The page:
Prophylactic Cranial Irradiation in the Adjuvant Setting in NSCLC

Conference Correspondent - ASCO 2014 - Lung Cancer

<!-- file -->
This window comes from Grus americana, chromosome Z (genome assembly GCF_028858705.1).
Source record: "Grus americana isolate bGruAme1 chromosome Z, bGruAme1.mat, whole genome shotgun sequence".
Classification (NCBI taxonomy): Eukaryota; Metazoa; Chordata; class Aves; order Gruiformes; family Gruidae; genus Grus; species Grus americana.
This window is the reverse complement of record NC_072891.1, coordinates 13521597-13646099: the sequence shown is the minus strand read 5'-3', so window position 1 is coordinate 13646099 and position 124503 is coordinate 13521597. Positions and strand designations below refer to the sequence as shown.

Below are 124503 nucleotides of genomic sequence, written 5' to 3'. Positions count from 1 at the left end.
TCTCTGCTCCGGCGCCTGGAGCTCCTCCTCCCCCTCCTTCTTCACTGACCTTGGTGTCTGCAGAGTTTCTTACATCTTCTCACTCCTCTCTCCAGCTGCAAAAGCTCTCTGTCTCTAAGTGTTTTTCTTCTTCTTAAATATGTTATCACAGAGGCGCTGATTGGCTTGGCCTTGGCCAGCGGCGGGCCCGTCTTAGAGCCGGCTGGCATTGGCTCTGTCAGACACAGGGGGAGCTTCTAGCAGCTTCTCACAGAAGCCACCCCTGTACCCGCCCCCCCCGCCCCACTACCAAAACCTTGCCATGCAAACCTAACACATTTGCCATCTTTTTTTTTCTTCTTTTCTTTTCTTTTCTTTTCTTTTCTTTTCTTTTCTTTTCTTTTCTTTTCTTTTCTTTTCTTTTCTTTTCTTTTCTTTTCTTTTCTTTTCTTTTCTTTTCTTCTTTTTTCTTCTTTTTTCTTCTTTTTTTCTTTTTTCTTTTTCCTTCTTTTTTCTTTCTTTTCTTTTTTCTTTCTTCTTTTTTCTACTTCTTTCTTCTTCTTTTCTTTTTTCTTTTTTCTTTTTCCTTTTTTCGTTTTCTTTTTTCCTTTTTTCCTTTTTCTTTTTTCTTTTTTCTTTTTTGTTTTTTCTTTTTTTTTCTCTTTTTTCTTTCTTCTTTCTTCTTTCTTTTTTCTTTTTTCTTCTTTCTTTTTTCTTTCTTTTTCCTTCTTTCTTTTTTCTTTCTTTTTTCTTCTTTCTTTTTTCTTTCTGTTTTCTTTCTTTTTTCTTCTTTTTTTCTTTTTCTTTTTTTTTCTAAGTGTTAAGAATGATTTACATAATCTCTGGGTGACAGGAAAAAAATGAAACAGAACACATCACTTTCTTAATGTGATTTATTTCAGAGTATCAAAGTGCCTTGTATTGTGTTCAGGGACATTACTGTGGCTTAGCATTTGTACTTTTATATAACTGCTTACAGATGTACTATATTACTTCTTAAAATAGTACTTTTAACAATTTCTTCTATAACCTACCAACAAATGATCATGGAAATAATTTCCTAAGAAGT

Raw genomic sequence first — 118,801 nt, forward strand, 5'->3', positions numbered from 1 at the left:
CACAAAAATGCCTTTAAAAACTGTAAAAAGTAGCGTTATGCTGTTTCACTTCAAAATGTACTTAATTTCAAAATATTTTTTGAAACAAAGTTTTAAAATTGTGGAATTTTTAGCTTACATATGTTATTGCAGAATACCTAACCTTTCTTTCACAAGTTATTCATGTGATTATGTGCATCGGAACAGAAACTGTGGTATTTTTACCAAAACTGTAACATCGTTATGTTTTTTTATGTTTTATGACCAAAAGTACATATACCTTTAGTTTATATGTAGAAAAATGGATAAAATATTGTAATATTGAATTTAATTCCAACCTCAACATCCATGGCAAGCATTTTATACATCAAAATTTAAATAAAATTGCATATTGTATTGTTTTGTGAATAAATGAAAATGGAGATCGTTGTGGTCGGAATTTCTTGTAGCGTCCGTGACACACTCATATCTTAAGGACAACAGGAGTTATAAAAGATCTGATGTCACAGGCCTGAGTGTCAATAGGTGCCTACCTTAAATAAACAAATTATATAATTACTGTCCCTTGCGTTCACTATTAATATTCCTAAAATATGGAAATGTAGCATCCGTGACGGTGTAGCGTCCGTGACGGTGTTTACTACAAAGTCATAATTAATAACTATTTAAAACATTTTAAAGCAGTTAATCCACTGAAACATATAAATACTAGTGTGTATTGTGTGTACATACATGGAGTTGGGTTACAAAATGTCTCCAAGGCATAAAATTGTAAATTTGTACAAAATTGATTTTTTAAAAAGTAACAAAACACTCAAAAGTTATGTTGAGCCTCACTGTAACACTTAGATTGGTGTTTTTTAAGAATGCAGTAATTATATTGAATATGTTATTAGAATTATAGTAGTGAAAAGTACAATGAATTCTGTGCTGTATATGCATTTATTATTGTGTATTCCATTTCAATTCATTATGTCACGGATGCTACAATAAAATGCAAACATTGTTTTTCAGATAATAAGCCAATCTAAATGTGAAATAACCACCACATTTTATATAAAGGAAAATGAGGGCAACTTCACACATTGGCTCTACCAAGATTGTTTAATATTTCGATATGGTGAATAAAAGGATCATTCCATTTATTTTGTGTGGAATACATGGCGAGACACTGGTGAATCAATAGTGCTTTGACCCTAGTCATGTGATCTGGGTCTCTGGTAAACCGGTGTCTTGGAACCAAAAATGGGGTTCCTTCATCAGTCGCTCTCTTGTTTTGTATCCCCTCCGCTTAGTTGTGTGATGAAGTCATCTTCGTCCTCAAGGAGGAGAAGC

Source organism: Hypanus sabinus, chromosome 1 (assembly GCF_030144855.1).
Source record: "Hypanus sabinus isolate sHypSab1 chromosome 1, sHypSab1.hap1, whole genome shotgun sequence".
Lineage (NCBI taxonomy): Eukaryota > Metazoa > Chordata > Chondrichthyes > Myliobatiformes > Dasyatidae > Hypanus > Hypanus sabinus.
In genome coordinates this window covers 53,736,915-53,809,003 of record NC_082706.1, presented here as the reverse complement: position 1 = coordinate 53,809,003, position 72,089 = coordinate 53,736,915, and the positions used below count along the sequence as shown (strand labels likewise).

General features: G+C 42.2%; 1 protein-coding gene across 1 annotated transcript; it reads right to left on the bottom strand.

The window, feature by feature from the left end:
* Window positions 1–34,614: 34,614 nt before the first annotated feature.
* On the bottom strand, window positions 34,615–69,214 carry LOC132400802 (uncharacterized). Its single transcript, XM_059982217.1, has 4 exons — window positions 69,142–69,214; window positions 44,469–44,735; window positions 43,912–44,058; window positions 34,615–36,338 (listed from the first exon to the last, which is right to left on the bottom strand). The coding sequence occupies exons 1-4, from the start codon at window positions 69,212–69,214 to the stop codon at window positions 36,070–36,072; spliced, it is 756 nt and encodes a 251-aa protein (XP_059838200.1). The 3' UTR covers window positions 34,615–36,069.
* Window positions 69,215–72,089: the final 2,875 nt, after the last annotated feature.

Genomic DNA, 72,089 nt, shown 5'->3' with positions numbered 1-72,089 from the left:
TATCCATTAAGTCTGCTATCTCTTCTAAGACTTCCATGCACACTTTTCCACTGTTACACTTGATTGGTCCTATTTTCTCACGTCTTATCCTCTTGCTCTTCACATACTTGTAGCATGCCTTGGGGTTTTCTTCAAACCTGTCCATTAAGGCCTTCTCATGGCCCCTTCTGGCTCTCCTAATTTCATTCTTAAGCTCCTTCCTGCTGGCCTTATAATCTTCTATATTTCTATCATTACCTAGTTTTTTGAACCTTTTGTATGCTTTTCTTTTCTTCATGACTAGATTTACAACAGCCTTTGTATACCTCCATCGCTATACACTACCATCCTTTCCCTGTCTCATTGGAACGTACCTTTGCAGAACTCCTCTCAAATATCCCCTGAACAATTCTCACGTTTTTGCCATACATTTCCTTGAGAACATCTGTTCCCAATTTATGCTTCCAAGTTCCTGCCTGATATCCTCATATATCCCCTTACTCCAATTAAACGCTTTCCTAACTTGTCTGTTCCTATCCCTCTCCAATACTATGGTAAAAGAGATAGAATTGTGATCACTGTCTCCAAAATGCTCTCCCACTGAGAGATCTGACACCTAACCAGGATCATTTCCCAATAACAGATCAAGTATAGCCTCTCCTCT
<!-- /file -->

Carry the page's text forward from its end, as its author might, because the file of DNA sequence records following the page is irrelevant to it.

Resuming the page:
The value of prophylactic cranial irradiation (PCI) in decreasing the incidence of brain metastases in patients with NSCLC has been demonstrated, but a new study presented at ASCO 2014 examined the impact of PCI on survival (Wang S-Y, et al. ASCO 2014. Abstract 7508). In an open-label, randomized trial, 156 patients with fully resected Stage IIIA N2 NSCLC and a high risk of cerebral metastases, who had no disease recurrence after adjuvant chemotherapy, were randomized to receive PCI (30 Gy in 10 fractions) or observation (Obs). Mean disease-free survival (DFS) was significantly longer in the PCI group compared with Obs (28.5 vs 21.2 months; P = .037). The 3- and 5-year DFS rates were also increased with PCI compared with Obs, and the 5-year brain relapse rate was significantly lower in the PCI group versus Obs (13.6% vs 41.3%; P <.001). The 3- and 5-year overall survival (OS) rates with PCI versus Obs were 44.5% versus 27.4% and 38.7% versus 22.8%, respectively. This study conclusively showed the value of PCI in increasing DFS, OS, and decreasing the incidence of brain metastases in NSCLC in the adjuvant setting.